My great grandma's passing and my ear infection have both pushed me toward my path, when I would rather be reading frivolous books and focusing on planning my wedding. They've reminded me that there really is no time to waste, is there? To paraphrase Gautama Buddha, I must attend to my own salvation with diligence. I must not shy away from all of the hard stuff because the hard stuff will keep coming until I find the courage and grace to look directly at it.

Finally, I'd like to end with a passage from the Christian scriptures that was brought to my attention today (John 11:28-37):
And after she had said this, she went back and called her sister Mary aside. "The Teacher is here," she said, "and is asking for you." When Mary heard this, she got up quickly and went to him. Now Jesus had not yet entered the village, but was still at the place where Martha had met him. When the Jews who had been with Mary in the house, comforting her, noticed how quickly she got up and went out, they followed her, supposing she was going to the tomb to mourn there.
When Mary reached the place where Jesus was and saw him, she fell at his feet and said, "Lord, if you had been here, my brother would not have died."
When Jesus saw her weeping, and the Jews who had come along with her also weeping, he was deeply moved in spirit and troubled. "Where have you laid him? he asked.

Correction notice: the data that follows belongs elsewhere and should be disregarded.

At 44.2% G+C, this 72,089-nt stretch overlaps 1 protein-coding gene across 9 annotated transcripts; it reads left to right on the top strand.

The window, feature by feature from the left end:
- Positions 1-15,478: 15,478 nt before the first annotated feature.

"Come and see, Lord," they replied.
Jesus wept.
Then the Jews said, "See how he loved him!"
But some of them said, "Could not he who opened the eyes of the blind man have kept this man from dying?"

Jesus wept.

Those of us who know this story know that Jesus does indeed go on to raise Lazarus from the dead. But I want to stop there for a minute. What I see here, plainly, is two sisters who are so very sad at the loss of their brother and a compassionate, understanding man who actually weeps at their grief. Jesus, who at this point is pretty aware of his divine purpose and calling, is weeping--not at the actuality of death, which is an inevitable yet arbitrary event, as he goes on to show not only in Lazarus' resurrection, but in his own death and resurrection--at the pain and sadness associated with death.

Bringing Lazarus' resurrection into the dialog then, what does this say about Jesus? Although he had full knowledge of his divine gift, although he knew full well that his belief in the divine energy would enable him to raise Lazarus from the dead, he still mourned. He was still saddened.

This tells me that death is sad. It's supposed to be sad. So even if I become a spiritually enlightened being, death will still be sad. My issue to struggle with is not about overcoming sadness. It's about overcoming the lack of trust in the process. I can still grieve and be sad. I can still struggle with change and endings and transitions. But if I can work through all of it to have faith in divine process, then I can be fully sad. I can fully grieve without that panic and worry niggling in and overwhelming me away from my experience with grief.


1 comments:

I am what I am September 17, 2009 at 11:30 AM  

The funeral was hard. Very hard. I do feel a sense of closure, which is a relief. I faced my fears and continue to face them.
I also am no reliving memories of my g.grandma that I had entirely forgotten. She wasn't as distant as I first remembered. I loved her dearly.
"May flights of angels sing thee to thy rest."